I’m not buyin’ Ryan

Which socialist thinker said this?

“Man should not consider his material possession his own, but as common to all, so as to share them without hesitation when others are in need.”


“Whatever certain people have in superabundance is due, by natural law, to the purpose of succoring the poor.”


“It is the hungry man’s bread that you withhold, the naked man’s cloak that you store away, the money that you bury in the earth is the price of the poor man’s ransom and freedom.”

One could take this in a number of directions. Some of my readers, for instance, have informed me that since homosexuality is “contrary to natural law” the state should have the power to punish homosex. One is tempted to ask them if they think the state should likewise have the power to punish the unnatural hoarding of wealth that is withheld from succoring the poor.

But I won’t go there since I don’t want illiterates (who already somehow divine from my writings that I approve of homosex on the basis of a single post, despite years of extremely clear words to the contrary) to now assume I am a communist. Instead, I simply want to direct your attention to Daniel Nichols, who points out passages from Sts. Thomas and Ambrose as he looks at Paul Ryan’s sudden and preposterous claim that his love affair with the thought of Ayn Rand is an “urban legend”. Riiiiight:

I give out Atlas Shrugged as Christmas presents, and I make all my interns read it.”


Ayn Rand, more than anybody else, did a fantastic job explaining the morality of capitalism, the morality of individualism, and that, to me, is what matters most.”


The reason I got involved in public service, by and large, if I had to credit one thinker, one person, it would be Ayn Rand.”

I’m quite happy to welcome any move to reject Rand and follow St. Thomas. But by “welcome” I mean, “Trust, but verify”. When a former embezzler walks into Church and immediately sets out to convince everybody to put him in charge of the finances, common sense suggests a prudent evaluation of his claims to be a Reformed Character. And when Ryan starts his proclamation of fealty to the thought of St. Thomas with a good solid lie that it is a baseless “urban legend” that Rand has been a huge influence on him, he does not inspire confidence that what he is saying about anything else is going to be honest either. This is, after all, a man who was, just this past October, addressing the Heritage Foundation using the Manichaean jargon of Rand to divide the human race into “Makers” and “Takers”. Reader Dan C (a doctor, not an out of work Occupy protester with a degree in puppetry) summarizes my own caution about Ryan’s sudden invocation of St. Thomas and his ridiculous pretense that Rand was never an influence:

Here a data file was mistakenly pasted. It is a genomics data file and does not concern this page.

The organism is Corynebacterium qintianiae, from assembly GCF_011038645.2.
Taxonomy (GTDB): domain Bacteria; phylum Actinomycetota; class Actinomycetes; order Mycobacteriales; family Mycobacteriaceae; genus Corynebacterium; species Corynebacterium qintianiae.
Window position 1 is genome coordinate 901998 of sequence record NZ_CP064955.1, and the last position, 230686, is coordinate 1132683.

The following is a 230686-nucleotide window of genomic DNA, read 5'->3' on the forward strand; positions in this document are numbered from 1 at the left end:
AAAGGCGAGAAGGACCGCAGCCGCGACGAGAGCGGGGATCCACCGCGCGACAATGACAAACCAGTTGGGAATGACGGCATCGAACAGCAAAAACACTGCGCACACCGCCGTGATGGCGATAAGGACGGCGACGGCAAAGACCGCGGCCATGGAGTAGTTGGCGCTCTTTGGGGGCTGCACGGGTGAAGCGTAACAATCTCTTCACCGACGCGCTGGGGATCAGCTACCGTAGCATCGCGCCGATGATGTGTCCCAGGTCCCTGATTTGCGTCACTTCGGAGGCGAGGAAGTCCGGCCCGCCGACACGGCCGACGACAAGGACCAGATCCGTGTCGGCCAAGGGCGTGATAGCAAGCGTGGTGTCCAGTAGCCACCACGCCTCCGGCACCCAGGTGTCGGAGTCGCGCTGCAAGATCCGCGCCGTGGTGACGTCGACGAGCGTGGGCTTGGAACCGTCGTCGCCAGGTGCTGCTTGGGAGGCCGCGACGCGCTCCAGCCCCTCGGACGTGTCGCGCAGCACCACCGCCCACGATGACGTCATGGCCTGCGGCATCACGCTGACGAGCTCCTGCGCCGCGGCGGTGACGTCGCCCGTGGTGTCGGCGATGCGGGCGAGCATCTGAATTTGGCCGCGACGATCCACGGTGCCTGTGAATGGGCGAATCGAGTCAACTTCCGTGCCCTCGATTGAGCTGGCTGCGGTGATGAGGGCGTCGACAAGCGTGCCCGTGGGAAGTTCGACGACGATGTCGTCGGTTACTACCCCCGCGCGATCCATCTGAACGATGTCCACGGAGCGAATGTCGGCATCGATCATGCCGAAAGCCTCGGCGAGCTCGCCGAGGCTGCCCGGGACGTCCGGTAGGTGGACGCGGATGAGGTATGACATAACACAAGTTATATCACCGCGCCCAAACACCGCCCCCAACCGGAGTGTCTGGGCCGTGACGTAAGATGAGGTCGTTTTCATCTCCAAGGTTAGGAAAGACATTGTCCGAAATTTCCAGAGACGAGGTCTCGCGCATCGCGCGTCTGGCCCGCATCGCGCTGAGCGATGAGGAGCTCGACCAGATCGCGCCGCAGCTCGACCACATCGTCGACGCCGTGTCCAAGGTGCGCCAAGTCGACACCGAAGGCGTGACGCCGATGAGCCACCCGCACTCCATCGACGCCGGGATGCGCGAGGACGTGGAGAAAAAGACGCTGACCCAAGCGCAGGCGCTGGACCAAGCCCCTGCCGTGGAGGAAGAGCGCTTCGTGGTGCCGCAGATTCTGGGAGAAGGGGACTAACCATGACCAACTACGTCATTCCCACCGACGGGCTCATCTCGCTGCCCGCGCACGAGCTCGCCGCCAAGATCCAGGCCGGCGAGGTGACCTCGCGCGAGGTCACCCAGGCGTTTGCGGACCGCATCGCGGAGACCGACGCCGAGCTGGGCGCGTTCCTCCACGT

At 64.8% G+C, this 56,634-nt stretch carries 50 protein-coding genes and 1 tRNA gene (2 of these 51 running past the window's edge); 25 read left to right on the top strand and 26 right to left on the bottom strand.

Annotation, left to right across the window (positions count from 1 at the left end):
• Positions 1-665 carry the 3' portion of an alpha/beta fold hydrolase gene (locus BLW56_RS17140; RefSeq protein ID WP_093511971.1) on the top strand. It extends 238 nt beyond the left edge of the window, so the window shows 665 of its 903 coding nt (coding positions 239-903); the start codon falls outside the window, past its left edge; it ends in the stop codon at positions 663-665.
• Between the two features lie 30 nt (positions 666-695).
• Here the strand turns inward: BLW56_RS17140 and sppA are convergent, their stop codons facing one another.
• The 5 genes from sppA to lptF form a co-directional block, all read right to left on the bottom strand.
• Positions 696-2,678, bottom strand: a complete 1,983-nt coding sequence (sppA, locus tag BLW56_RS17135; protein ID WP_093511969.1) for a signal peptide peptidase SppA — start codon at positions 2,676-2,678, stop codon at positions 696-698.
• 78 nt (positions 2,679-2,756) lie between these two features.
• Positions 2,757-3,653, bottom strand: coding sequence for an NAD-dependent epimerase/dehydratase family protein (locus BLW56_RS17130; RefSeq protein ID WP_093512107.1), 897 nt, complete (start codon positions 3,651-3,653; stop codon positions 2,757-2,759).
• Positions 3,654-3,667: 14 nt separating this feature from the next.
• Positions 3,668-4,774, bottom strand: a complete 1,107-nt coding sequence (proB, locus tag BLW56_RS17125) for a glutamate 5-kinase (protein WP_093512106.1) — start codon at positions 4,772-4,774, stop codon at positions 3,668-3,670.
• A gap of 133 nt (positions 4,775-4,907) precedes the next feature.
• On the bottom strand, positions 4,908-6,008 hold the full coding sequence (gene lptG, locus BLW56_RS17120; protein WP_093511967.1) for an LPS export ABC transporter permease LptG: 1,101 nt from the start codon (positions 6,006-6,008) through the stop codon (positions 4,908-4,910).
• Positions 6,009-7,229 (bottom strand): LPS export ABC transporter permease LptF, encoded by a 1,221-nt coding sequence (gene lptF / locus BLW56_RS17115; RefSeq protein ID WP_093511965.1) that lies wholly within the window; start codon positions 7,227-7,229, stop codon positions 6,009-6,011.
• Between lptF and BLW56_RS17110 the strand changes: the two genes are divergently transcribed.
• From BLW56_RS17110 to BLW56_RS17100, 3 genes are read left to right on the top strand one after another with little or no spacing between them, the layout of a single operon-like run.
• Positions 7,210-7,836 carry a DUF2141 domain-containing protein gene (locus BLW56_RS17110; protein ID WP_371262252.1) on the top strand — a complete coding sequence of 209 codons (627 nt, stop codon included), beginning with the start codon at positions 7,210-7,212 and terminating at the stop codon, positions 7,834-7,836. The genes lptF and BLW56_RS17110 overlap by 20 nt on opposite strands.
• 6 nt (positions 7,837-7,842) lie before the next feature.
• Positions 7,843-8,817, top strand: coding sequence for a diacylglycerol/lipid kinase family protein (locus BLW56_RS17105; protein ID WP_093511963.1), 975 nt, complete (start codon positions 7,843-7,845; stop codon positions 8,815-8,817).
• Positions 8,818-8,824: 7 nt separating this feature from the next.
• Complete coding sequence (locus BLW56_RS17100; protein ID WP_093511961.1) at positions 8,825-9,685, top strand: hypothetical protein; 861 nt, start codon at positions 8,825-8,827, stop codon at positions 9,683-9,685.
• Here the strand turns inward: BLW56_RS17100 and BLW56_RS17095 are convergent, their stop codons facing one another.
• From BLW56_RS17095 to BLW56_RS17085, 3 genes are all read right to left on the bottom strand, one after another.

[H]e used the vocabulary paradigm of Ayn Rand in his address to the Heritage Foundation in October in which he identified the world as divided into the “Makers vs. the Takers” and he insisted he was going to protect the Makers (John Galt-style men) against the Takers, which I guess is me and my family. As a “Taker” in his construct, he is a threat to me and my family. Takers, in this construct, is everyone south of the creative productivity of Bill Gates and Steve Jobs. As such, not being a John Galt, I am declared his enemy and he is out to wage war on me and my family.

Perhaps he changed or maybe this was just an Academy-Award performance at Georgetown. Why should I believe him now after he issued a call to class war on me and my family in October?

In your commentary about some “lie,” I ask you, is the urban myth comment he made a “lie”? Why is he hiding the past association and clear intellectual influence (Maker vs. Taker) and enthusiastic admiration (as a speaker at an Ayn Rand conference)?

I need more than one new speech to trust the man who declared class war on me.

I am similarly dubious. When I hear Ryan a) ceasing to pretend that he was never an acolyte of Rand and b) doing more than paying lip service to Thomas and citing more than the word “subsidiarity” to give his rhetoric a veneer of Catholic respectability, I will take his Sister Souljah Moment with regard to Rand seriously. Till then, I’m not buyin’ Ryan. He seems to me to be a particularly odious epigone of the Randian Class Warrior against the weak, dressing his class warfare with a few rags from Catholic social teaching to make it look nice. When the Randian jargon goes and is replaced with actual Catholic social teaching beyond the bare repetition of the sacred word “subsidiarity” (interpreted to mean “individualism and hostility to the state”) I’ll start to trust that he is serious.

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  • Anthony

    Ryan is a politician which means it’s impossible to know what his true convictions are or whether he even has any.